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with hands, is, or at least ought to be worshipped: and although a veil of mortality separates between things visible and those invisible, the movements of the mighty Artificer, enthroned within the Holy of Holies, flash frequently even to the outer courts, so that the province of faithful adorers is to watch, and wait, and work, according to the will of our heavenly Master. We see here through a glass darkly ; but the key, which will solve every enigma, lies beyond the grave. Meanwhile one thing is irrefragably certain, as Sir John Eliot expresses himself with regard to the social trials of his own day, not dissimilar as they were from ours,--that in the revolution of Wisdom, these affairs are so turned, -yea, in the divine wheel of Providence, their conversions are so made,- that all move directly to one end! The alloy and contestation of the parts work the conservation of the whole.'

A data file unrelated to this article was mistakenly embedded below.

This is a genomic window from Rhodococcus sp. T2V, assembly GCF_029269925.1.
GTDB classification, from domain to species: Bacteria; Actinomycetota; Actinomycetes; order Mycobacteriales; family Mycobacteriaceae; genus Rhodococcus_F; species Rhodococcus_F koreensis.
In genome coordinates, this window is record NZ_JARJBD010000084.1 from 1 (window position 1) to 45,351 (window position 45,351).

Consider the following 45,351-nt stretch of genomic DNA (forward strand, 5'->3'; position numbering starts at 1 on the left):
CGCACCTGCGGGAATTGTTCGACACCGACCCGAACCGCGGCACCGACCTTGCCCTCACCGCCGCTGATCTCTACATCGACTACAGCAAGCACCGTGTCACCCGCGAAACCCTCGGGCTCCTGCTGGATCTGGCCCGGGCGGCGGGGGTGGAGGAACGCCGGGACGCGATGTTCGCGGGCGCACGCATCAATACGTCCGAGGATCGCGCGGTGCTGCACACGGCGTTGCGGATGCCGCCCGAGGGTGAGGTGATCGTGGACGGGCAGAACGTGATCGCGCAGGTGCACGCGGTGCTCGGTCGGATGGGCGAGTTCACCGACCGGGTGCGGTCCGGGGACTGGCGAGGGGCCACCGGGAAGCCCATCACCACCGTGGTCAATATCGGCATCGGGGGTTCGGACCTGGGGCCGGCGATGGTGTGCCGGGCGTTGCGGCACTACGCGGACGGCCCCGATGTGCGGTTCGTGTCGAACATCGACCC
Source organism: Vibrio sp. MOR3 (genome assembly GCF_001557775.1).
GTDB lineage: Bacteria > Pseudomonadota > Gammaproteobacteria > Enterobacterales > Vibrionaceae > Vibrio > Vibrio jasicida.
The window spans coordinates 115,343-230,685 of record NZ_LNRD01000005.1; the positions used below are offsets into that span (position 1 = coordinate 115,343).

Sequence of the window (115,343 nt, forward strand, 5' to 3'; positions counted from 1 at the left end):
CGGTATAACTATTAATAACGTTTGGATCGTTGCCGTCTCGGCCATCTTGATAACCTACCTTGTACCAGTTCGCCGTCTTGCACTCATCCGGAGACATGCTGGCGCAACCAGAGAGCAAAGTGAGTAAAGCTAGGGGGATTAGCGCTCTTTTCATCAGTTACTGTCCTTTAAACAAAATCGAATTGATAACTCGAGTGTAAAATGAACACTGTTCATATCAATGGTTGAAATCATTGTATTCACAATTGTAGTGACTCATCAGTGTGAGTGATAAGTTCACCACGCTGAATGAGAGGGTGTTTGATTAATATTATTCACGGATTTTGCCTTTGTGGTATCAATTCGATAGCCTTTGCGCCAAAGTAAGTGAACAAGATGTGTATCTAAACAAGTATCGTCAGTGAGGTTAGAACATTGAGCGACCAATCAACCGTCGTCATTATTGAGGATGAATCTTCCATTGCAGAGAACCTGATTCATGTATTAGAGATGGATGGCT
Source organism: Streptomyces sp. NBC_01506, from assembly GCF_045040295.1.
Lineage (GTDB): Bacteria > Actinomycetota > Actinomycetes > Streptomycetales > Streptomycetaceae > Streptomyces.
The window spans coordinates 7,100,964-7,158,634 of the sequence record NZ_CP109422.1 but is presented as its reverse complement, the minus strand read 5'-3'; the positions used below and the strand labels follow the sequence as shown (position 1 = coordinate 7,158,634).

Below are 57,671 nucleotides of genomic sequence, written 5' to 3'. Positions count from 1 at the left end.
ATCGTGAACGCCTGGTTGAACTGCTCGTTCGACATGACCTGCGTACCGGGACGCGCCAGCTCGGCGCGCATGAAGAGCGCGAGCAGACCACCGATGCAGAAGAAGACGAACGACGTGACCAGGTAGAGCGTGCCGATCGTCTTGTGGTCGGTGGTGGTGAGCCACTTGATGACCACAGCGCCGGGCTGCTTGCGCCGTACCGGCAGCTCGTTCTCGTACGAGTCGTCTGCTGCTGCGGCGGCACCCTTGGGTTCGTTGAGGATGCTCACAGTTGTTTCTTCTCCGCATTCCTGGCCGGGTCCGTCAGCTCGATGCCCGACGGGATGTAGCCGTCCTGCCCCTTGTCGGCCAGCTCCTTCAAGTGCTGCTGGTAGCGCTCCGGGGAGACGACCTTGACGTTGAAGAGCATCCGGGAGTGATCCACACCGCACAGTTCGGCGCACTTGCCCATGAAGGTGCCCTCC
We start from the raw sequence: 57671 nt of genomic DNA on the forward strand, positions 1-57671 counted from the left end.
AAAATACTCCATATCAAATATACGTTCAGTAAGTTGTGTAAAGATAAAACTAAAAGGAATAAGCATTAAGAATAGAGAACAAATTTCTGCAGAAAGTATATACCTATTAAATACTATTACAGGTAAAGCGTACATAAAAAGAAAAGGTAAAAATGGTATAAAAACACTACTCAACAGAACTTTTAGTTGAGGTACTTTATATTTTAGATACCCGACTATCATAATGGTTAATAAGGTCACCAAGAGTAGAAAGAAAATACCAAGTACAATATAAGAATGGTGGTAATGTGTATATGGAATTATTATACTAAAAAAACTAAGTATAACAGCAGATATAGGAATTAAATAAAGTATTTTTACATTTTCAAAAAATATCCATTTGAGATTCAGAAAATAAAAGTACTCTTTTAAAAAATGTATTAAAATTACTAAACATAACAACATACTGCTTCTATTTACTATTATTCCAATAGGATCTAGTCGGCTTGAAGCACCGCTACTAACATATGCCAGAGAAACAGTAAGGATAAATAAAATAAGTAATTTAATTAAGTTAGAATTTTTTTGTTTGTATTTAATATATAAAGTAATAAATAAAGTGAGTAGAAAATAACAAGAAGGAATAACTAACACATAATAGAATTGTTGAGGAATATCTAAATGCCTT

We suppose that mere secular politicians scarcely ever anticipated more from any session of parliament than from that which has now concluded its wordy labours. The Chartists had covered the country with a webwork of affiliated societies. Their national petition was collecting signatures from the hill-sides and cottages of our rural districts; as well as from the looms, forges, and manufactories, of hives of human beings, at Manchester, Glasgow, Newcastle, Bolton, Wolverhampton, Oldham, and Ashton-underLyne. Birmingham was the capital of Feargus O'Connor,-as it was to prove a city of refuge to the Convention, in case of necessity. It must never be forgotten, that the first trains of the current agitations were laid by Toryism, anxious as it was to turn the New Poor Law into a battery of assault against government. Vainly was it reminded, that Sir Robert Peel and the Duke of Wellington had patronised the revolution which broke up workhouses, where no work but that of the devil was done, and established Unions in their stead, where industry, cleanliness, and fresh air, with a sufficiency of plain food, are inculcated and secured, just so far as to preserve sacred the distinction between the rights of labour and the rights of idleness. Vainly was it reminded of a dozen other inconsistencies, equally atrocious; with regard to which it acted, just as Jupiter is said to have done in the Greek fable,—that is carrying a wallet behind and a wallet before, the former holding every thing convenient to be forgotten, the latter every thing convenient to remember. So long as AntiPoor-Law oratory could thwart liberal measures, or seat a Conservative candidate, so long the hierarchy, squirarchy, and aristocracy clapped their gloved palms together,--cheered on to their task certain agents of sedition, who would have been hanged had the Home Department been as it was in the golden days of established espionage,--and voted even a combination with ultraradicalism very pardonable, because expedient policy. An indignant patriot might well have asked, what the opponents of even the smallest iota of parliamentary reform could really and honestly mean to do with those who were clamouring for nothing less than Universal Suffrage, Annual Parliaments, Vote by Ballot, and the abolition of property-qualification ? Meanwhile a previous failure in our harvests was sending up the price of corn to ten shillings a bushel; when, as might naturally have been expected, the great capitalists of the north began to sound an alarm. Committees were organized, large sums of money subscribed, interminable speeches spoken, and last though not least, magnificent dinners eaten, for the purpose of overthrowing the absurdest and most pernicious monopoly which Europe, not to say England, has ever tolerated. It was demonstrated, that the corn laws imposed a tax of fifteen millions sterling upon the prime necessary of life,that commerce and manufacturing superiority were deserting our shores, through the greater cheapness of the loaf, and therefore